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Author Topic: Reliability And Realistic Cruising Speeds...And New Member Introduction!  (Read 2006 times)

clubman

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Re: Reliability And Realistic Cruising Speeds...And New Member Introduction!
« Reply #15 on: October 12, 2012, 12:52:21 PM »
My own experience of regular freeway, (or UK equivalent), use was a succession of things breaking or falling off due to vibration; that was at 65-75 speeds that the engine itself was more than capable of. It became a big enough issue to add a Guzzi to my stable for longer journeys which is in fact most of my riding. The RE has become a secondary plaything to use for 30 miles of minor roads when the mood takes me and in that capacity has proved perfectly reliable. I enjoy riding it enough to like the idea of using it for longer rides but the trust just isn't there anymore. As a niche bike it's great, but I would not personally recommend it as an all rounder.

Maybe it would be a different story if you stick to 55-60 where it is probably at its smoothest. I don't know as that's not what I want from a bike.

ace.cafe

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Re: Reliability And Realistic Cruising Speeds...And New Member Introduction!
« Reply #16 on: October 12, 2012, 01:30:37 PM »
Regarding the vibration issues, this is not present to the same degree on all of these Royal Enfield bikes. Some exhibit this more than others.

It has been my finding on the Iron Barrel bikes, which had a terrible reputation for vibrating, that they can be made smooth as silk with a proper crankshaft truing job. I would surmise that this is also the case with these new UCE bikes.

So, I would say that vibration problems are not necessarily a "fatal flaw", because they can be corrected. It might be a fairly big task to get the engine  out and stripped down and corrected, but it can be corrected if you want it.

These pressed-up cranks are completely at the mercy of the person who is truing them before they go into the crankcase. If he doesn't true it down to a small run-out, then it vibrates.
You would not even believe how smooth our Fireballs are, after we really work at truing those cranks down to less than one-thou run-out. This is a miraculous improvement from the way they were as stock. And the less it vibrates, the less it's going to reduce the life of the engine bearings and other parts.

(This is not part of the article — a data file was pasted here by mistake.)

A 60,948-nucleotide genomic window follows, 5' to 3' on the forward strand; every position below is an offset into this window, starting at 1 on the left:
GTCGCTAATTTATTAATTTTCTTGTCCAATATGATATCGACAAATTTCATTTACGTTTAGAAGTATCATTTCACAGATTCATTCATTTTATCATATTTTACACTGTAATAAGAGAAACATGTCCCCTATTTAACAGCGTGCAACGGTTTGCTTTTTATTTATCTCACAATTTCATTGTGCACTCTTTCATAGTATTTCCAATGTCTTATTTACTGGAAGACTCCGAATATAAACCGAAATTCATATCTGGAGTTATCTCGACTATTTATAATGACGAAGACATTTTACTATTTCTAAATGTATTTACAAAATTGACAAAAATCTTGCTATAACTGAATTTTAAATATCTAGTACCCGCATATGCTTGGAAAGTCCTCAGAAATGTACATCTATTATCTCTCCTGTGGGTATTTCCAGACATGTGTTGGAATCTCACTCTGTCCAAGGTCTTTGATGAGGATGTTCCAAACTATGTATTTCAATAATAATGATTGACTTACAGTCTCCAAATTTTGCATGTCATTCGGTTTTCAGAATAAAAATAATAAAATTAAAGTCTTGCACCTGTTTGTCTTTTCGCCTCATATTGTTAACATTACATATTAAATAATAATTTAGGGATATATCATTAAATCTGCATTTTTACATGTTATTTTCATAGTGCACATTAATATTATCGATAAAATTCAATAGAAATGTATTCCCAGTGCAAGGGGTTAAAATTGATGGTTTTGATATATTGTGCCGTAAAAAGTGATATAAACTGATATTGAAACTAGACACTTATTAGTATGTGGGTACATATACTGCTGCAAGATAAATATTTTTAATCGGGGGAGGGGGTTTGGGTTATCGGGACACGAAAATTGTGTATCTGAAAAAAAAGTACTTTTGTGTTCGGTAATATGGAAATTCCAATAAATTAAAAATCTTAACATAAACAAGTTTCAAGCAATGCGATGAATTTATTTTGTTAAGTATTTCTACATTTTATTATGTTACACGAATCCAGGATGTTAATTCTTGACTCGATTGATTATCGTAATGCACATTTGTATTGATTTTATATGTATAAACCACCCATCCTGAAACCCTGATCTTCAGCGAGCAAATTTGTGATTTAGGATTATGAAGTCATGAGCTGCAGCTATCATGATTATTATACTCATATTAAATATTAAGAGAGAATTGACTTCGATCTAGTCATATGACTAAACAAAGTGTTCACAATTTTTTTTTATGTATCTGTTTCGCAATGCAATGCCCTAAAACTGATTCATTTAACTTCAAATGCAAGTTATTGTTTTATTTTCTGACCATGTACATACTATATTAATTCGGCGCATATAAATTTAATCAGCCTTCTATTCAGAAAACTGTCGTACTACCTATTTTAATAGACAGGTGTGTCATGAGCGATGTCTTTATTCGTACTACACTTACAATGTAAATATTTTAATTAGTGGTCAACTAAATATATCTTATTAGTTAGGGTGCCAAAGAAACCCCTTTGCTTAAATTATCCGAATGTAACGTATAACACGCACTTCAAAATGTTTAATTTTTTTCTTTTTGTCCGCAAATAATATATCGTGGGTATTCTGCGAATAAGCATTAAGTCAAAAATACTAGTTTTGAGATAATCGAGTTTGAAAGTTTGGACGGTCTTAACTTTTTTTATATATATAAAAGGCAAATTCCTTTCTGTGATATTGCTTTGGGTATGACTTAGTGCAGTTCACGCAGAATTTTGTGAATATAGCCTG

The UCE uses a crank that is VERY similar to the Iron Barrel, and it might even be the same crank that is used on the AVL. The truing of these cranks means EVERYTHING to the vibration levels you are experiencing.
In a production line environment, it is impossible to spend the time necessary to get perfect run-out on every one of these cranks as the bikes go down the line. Some get done better than others, and thus we see varying degrees of vibration issues in these bikes.
« Last Edit: October 12, 2012, 01:38:32 PM by ace.cafe »

barenekd

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Re: Reliability And Realistic Cruising Speeds...And New Member Introduction!
« Reply #17 on: October 12, 2012, 05:42:40 PM »
REs are just good motorcycles you can ride anywhere. They excel on the twisty backroads and in the mountains. They do quite nicely on the freeways.
My 2011 G5 has 13,000 miles on it and has pretty much covered any kind of road you want, even some decent dirt roads. It's a cafe racer,so I don't exactly get into the rough stuff. However other than a high cruising speed it'll do anything else you ask of it had get 70 mpg in the process. More smiles per mile than anything else out there. I've been through the same sportbike ritual and liked most of them. I like the Enfield more.
There aren't really any generic problems with the UCEs. They're like anything else, a few people have problems and those are the ones you hear from. The rest are out there enjoying the bikes. There are quite a few RE owners that I have met that are never on this forum, but have had no problems with the bikes at all.
You shouldn't have any problems with one once you get used to all the little rattles, knocks and other vintage thumper traits, you'll love the way it talks to you. Most pleasant.
Just keep everything tight with loctite. They do have a tendency to loosen up for a few hundred miles when new.
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